Add another mobile developer to the list that's choosing to bypass Microsoft Windows Phone. Kabam says it's going to focus on the Google Android and Apple iOS platforms moving forward. The news is somewhat surprising since the game development company announced an agreement with Microsoft last June to bring a number of titles to Windows Phone.
Kabam released an email statement to Windows Central sharing the news on Tuesday:
"Kabam is now concentrating development on AAA quality games for Apple and Android mobile devices and has decided not pursue development for Windows Phones. Kabam is concentrating its resources on the biggest market opportunity, which is Apple and Android devices worldwide."
The timing of the platform focus is interesting when you consider the fact that Microsoft is moving towards universal app with the upcoming Windows 10 software. With minimal effort, developers should be able to create apps that will run on most phones, tablets, laptops and desktops that run Windows 10.
It makes sense to devote resources towards the mobile platforms with the largest market share -- Android and iOS power 96.3 percent of the worldwide smartphones sold last year, according to IDC -- but Kabam isn't lacking for resources.
The company ended 2014 with record revenues of $400 million, up from $180 million in 2012. And last August, Kabam was infused with a $120 million investment from China-based e-commrce company Alibaba. It almost makes me wonder: With the investment round closing after the announced Microsoft agreement, did Alibaba suggest that Kabam focus solely on the two larger mobile platforms?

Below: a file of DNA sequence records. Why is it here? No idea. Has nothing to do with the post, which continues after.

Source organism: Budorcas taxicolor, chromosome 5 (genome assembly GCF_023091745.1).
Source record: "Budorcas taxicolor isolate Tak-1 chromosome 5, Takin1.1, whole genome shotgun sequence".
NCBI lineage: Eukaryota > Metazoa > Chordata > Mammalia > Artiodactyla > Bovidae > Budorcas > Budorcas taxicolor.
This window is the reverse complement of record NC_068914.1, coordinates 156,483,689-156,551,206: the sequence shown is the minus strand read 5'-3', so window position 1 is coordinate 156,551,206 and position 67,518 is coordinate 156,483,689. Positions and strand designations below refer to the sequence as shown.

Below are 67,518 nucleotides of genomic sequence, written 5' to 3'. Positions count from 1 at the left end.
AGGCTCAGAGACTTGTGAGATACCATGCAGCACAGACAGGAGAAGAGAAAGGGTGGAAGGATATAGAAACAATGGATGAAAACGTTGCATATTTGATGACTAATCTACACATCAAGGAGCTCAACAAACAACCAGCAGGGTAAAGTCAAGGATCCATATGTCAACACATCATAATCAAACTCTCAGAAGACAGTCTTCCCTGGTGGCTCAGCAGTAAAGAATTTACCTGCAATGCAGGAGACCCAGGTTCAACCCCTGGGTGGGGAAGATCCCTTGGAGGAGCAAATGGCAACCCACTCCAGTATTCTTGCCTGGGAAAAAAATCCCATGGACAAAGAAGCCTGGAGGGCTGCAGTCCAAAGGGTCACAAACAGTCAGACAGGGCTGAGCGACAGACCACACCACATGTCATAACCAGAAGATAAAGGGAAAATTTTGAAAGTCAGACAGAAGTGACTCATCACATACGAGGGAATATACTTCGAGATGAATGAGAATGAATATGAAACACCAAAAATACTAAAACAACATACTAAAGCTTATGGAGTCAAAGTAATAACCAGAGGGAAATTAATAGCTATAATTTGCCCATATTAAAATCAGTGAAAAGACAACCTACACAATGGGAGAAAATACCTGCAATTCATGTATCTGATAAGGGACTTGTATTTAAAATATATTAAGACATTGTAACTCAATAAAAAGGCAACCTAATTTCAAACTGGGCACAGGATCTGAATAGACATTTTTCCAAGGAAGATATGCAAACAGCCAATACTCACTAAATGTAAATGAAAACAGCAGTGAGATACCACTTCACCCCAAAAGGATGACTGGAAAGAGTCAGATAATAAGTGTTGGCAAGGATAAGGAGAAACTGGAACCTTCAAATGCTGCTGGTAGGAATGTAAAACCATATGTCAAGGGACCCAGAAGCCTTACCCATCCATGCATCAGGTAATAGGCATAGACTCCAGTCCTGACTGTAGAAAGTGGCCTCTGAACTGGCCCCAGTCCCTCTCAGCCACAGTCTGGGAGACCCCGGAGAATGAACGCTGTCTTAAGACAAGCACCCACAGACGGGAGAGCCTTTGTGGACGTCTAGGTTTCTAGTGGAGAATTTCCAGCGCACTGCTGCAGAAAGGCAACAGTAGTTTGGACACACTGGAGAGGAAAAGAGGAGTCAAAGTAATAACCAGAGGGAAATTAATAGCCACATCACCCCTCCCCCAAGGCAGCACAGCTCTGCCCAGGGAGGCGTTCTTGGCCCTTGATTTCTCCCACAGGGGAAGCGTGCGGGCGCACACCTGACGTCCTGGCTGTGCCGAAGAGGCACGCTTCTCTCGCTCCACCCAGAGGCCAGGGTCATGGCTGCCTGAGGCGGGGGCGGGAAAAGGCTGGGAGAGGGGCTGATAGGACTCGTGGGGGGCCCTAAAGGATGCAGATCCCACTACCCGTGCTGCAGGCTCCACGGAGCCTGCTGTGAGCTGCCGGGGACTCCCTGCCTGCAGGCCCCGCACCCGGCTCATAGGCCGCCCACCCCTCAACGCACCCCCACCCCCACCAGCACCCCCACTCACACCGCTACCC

Regardless of the answer to that question, it seems like Kabam won't be fulfilling the July 2014 agreement to bring multiple games to Windows Phone after all. The company released a single title, Fast and Furious 6, back in November and there's no indication that any of its other games will follow.
One game developer alone doesn't make or break a platform, of course. Still, it's concerning that a reasonably large one isn't going to support Microsoft's efforts. Unfortunately, the mobile market is one of momentum and self-fulfilling prophesies: If app makers don't think a platform has enough potential to grow, they're less likely to devote resources to it. And in turn, that reduces app choices for the platform, making it more challenging for it to grow in the first place.